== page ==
It reminds me somehow of the tale of a monk of many years ago, himself once an Anglican, who as his private devotion first said the Litany of Loreto, and then tacked on the Prayer Book Litany afterward – what a sensible idea (though one hopes he deleted reference to the Queen as "Governor' [of the C. of E.], and inserted a prayer for the Pope also).

    So maintain and extend all these particularities, both recognizing the rich extent of all that is good that you have brought with you, and sharing it with the wider Church. After all, a certain Apostolic Constitution rather encourages this.

  3. About ten years ago, when I used the English phrase "take communion" (which is both Anglican and pre-Reformation English Catholic) on a blog comment, I could hardly believe how many aggressively ignorant respondents chastized me for writing "take communion" rather than "receive communion." I was "displaying a Protestant/un-Catholic attitude;" my phrase "sounded Pelagian;" and torrents of foolish words were spilled about how "receive" was the echt Catholic phrase — and so forth.

    I wish such cock-sure scribblers would take pains to inform themselves before uttering their ex cathedrilla statements.

    1. I'm one of those "Receive Communion" malcontents but it's a theological thing. I certainly won't chastise you for saying "Taking" Communion. It would, however, make me cringe if the ultimate result of ANYTHING (Including communion at the hand) would be a denial of the presence Our Lord in the Eucharist. My own attitude has been a reaction from having seen some people take the Blessed Sacrament with their own fingers directly from the priest and treat Him like He's nothing. Whether it's their own ignorance or malice, I don't know, but something has to be done on the part of the faithful, if the priest doesn't care or encourages such behavior out of "charity."

      If saying "Taking Communion" is not something that would lead to lack of faith or disrespect, then by all means, keep to it. :)

  4. My sense of humour is such that, if I were a recently-received ex-Anglican, I would delight in saying such things, and then watch all the little Pope-lets of the internet spring into issuing anathemas like nobody's business.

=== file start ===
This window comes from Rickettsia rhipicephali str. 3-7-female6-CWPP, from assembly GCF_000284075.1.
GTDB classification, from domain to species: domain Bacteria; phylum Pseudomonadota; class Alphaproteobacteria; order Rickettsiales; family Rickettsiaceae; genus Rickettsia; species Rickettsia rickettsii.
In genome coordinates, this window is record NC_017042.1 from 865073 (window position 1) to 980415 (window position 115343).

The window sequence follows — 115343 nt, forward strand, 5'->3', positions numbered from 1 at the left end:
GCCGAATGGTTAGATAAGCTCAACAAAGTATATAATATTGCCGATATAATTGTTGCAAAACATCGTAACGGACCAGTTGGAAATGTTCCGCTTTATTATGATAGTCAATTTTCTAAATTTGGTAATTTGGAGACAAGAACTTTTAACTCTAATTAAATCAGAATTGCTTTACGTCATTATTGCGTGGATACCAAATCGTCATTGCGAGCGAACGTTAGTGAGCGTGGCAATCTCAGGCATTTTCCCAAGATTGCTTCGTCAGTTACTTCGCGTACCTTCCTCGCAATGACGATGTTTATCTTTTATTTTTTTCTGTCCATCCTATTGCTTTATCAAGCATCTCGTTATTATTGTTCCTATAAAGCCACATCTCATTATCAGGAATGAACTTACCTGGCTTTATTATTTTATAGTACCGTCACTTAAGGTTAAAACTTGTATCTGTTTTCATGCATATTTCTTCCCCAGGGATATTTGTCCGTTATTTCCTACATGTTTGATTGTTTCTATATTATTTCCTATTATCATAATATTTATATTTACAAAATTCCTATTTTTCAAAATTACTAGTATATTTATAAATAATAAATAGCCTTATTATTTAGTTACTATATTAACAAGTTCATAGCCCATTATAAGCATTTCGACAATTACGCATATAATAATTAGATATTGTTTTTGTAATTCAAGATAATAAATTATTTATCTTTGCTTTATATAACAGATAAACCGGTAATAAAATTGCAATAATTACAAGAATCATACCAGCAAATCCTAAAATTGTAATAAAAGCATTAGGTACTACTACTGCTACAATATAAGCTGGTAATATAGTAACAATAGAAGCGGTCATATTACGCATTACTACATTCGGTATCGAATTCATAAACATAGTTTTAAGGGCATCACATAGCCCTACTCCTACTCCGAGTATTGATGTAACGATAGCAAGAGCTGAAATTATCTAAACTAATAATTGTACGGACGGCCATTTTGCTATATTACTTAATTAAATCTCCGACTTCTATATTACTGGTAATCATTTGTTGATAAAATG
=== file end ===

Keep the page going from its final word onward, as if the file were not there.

A priest of my acquaintance, then a school principal, once wrote in the school newsletter of such-and-such phrase as an "old adage". To his horror, the school gardener of all people put a curt note in his pigeonhole drawing Father's attention to this tautology, as he termed it: For surely any adage is a saying that has become proverbial by reason of its long use, and so is old by definition? – so the gardener presumed to argue. Father penned a reply in which he noted that Terence wrote some millennia ago of such-and-such being a "vetus… adagium"; and so, if there were any fault of tautology committed, it was the Roman playwright's and not his. In other words, get into training before you go into bat against the First XI.

  5. English usage changes. I think of myself as an "Old Age Pensioner", but younger people either use the government's newspeak term "Senior Citizen" or their own less flattering terminology: they often refer to the elderlly as "the wrinklies" or in the provinces as "the twirlies". The former expression is self-explanatory, but the latter may require a little elucidation. In the UK one of the benefits of turning 60 is a free travel card for municipal transport. But outside London, it is often the case that it may not be used before 9.30 am. So one finds pensioners at bus stops asking the driver, "Am I too early?" – hence "twirlies" as a synonym for "wrinklies".